So I was reading the inimitable Atomic Rockets (again), and was looking over the life support section when I had a thought. Life support is a really big pain in the ass when you're designing spaceships, either for half-assed sci-fi novels like I do, or for actually really real, like NASA engineers (assuming NASA actually designs spaceships anymore, instead of shitty hundred billion dollar space hovels where the computers don't even work right). Anyway, what follows is the idea:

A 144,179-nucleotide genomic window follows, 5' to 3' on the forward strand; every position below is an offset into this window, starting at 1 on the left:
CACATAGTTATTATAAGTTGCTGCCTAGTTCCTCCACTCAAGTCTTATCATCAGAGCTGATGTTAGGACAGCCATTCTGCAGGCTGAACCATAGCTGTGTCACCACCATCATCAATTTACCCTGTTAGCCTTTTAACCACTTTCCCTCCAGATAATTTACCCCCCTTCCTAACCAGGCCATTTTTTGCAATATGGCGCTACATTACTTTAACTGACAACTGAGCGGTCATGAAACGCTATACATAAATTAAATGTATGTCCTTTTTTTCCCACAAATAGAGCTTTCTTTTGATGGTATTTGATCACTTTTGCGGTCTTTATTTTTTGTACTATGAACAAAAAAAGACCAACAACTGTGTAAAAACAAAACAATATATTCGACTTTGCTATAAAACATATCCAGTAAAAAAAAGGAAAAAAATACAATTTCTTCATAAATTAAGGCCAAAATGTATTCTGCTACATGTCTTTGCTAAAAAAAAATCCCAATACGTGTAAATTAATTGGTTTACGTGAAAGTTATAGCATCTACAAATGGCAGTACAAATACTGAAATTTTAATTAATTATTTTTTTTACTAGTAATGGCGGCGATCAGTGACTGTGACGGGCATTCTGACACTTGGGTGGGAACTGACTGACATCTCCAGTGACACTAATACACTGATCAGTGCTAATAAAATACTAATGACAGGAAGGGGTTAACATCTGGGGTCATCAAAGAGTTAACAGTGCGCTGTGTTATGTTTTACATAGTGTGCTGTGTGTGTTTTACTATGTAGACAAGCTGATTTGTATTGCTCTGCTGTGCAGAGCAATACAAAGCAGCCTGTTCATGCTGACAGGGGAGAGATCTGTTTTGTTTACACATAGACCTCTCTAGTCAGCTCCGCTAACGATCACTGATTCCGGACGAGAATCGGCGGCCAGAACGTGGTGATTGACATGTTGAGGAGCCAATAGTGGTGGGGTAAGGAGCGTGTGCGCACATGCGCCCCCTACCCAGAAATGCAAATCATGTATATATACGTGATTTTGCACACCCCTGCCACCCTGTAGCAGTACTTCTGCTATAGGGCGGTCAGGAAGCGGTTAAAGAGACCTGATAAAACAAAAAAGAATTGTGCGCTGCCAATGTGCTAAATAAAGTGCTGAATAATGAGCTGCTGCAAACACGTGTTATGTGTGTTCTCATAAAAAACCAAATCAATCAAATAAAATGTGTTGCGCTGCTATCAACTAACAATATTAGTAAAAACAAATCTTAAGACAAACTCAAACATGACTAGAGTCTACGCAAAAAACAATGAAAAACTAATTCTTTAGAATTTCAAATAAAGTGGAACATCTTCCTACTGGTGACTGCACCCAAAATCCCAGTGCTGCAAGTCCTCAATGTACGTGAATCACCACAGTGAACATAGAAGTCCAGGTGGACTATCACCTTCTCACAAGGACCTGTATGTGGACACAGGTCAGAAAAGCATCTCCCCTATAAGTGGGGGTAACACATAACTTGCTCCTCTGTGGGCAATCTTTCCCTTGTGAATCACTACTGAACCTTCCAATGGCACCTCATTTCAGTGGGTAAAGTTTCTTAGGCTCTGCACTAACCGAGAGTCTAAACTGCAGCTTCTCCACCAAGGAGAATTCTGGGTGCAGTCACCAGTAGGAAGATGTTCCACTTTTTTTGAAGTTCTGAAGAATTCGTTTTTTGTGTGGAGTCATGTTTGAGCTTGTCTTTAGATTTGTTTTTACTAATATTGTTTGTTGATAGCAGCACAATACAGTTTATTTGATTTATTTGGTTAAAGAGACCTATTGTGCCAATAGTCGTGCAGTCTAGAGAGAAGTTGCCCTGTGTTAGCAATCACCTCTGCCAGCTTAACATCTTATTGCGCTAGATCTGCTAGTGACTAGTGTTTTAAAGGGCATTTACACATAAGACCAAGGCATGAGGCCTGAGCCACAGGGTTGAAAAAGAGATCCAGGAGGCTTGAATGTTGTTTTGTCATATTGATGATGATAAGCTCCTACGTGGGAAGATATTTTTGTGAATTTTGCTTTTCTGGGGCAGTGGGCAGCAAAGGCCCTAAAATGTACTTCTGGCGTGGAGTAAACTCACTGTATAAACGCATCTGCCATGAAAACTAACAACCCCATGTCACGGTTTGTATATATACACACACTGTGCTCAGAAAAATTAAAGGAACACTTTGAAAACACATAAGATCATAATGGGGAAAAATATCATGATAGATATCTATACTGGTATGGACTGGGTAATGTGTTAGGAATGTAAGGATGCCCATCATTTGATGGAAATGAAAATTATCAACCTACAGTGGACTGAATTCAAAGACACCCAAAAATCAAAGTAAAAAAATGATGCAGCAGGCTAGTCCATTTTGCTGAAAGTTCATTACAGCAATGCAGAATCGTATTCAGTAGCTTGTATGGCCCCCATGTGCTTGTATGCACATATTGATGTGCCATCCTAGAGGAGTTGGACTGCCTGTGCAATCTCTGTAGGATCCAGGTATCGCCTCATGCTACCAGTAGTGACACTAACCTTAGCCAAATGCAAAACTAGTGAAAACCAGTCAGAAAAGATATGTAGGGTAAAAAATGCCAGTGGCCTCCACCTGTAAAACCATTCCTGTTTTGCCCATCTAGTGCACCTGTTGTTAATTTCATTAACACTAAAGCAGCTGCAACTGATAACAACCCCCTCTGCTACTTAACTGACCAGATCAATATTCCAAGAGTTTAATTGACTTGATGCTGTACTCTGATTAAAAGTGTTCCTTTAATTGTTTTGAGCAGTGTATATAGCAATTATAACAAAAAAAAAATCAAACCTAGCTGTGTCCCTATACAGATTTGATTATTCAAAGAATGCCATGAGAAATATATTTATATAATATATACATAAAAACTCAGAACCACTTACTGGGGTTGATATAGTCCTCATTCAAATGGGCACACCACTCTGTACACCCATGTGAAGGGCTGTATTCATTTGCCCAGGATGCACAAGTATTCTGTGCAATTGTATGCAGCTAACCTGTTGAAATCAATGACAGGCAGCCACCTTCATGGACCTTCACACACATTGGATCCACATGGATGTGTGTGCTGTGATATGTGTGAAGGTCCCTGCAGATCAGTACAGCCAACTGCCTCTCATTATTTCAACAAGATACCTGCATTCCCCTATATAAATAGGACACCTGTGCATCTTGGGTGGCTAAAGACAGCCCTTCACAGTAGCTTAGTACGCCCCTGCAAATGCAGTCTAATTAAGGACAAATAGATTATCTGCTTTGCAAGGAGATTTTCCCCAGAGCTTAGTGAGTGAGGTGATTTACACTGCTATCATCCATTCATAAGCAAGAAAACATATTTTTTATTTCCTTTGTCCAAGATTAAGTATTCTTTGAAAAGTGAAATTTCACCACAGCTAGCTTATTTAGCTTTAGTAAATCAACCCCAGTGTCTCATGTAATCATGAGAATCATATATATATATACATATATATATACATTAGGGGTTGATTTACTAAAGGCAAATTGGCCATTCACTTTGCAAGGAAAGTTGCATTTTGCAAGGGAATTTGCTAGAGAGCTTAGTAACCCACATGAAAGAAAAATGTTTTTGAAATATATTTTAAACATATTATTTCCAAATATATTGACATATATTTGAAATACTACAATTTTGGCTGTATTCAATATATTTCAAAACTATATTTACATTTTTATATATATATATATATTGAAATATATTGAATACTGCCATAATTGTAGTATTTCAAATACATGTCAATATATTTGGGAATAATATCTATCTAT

There's a way to eliminate the problem of life support altogether--algae tanks, sewage boilers, oxygen candles, and all. The only catch is the crew has to leave their bodies in long term parking at the spaceport.
If you assume that the contents of a human brain can be uploaded onto a computer, and that a sufficiently powerful computer can run an emulation of a human brain (much like a PC can emulate, say, a Nintendo Entertainment System for those of us having an attack of 80s nostalgia years after we sold the old box in a yard sale), then the crew can have their minds uploaded into the ship's computer and leave their bodies behind.